Grow lights are essential when starting seeds inside as even a South facing window won’t provide enough light for your seedlings, especially in the winter.
Seedlings need between 12-16 hours of light a day. You don’t have to get super fancy expensive lights for them to grow.
The first set of LED lights are easy to move the arms around where you need them and adjust from being just right above the seedlings before they get big to higher as they grow and need more light. They also have a built in timer so they’ll turn on automatically every day and turn off after the time you’ve set. I have mine turn on at 7:30am and turn off at 7:30pm.
The lights that are on the left with three arms have gotten my plants going but through further research I have found that it’s best to have more robust grow lights, with 3200-5000 lumens per light being ideal, depending on who you talk to. Hence why I’m showing this 6-oack of grow lights that are 2 feet each and are brighter than the cheaper lights.
These lights are the perfect size for hanging in the mini greenhouse below.
Pots for Transplanting
Once your seedlings are outgrowing their starter pods, you’ll want to transplant them into larger pots if it’s not warm enough for them to be outside yet. Here are my not so little guys, most of whom are ready to be transplanted!
If you’re transplanting tomatoes and peppers, among other things, getting 1 gallon pots are ideal for this in-between phase before they graduate to outside in the ground or 5 gallon or bigger pots.
This is a 12 pack, so keep that in mind…Don’t think you need 12 of them? That’s what I thought too but once I started tallying up how many seedlings are doing amazing and outgrowing their pots, plus the herbs I want to grow inside, I’m left wondering if I’ll have enough! Haha!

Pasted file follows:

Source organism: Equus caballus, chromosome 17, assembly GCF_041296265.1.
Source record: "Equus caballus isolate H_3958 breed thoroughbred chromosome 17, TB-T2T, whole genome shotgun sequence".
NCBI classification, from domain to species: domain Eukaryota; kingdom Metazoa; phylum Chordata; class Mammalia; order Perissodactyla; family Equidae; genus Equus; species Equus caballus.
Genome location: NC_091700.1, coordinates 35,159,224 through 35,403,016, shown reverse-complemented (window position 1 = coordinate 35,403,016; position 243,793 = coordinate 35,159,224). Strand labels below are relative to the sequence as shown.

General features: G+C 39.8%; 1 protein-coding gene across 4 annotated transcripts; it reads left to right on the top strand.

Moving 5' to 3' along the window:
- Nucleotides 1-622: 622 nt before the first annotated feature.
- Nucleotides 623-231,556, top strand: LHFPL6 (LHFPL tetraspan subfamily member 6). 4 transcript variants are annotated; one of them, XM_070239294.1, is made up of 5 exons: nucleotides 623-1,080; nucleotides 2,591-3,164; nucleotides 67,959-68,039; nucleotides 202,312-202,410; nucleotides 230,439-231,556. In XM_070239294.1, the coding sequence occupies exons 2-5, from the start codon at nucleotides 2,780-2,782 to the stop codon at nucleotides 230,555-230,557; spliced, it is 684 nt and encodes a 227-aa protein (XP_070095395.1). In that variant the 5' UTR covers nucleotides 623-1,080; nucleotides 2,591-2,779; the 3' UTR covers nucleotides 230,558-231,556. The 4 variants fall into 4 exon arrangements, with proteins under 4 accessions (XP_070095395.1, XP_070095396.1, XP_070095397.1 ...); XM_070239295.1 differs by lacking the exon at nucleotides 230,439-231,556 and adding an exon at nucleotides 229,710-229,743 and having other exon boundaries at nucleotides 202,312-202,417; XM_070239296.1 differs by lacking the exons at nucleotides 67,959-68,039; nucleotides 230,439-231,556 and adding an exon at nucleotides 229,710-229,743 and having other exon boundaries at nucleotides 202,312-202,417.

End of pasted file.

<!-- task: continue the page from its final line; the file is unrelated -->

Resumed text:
Note: I did wash these before I used them since I figure I’ll be eating out of them in a sense, since I’m eating what they grow. Probably not necessary but makes me feel a bit safer.
Soil for Transplanting and Outside
I chose organic soil and seeds though of course what you choose is up to you. I realize the peat pellets probably aren’t organic but I didn’t know better when I started. At least I can try to make the rest organic as possible!
The Espoma Organic Potting Soil mix is what I got for my transplants into pots. I have another type of soil that is similar but comes in bigger bags and a bit less expensive for when I fill my raised garden bed as I’ll need a lot of soil for that!
This is a great brand with great reviews on Amazon and from other gardeners in Facebook gardening groups I’m in and other blogs.
From when you start transplanting to larger pots or straight to the garden, you’re going to need some gardening tools. Below is a blog post I wrote about my favorite gardening tools.
Make sure that you wash your tools at the beginning of each season (I honestly just found out this was a thing, I had never thought about it before!)
Click below to see my blog post about great tools for gardening!
Need More Space?
If you need more space or need to keep pets or kids out of your seedlings, this is a great solution!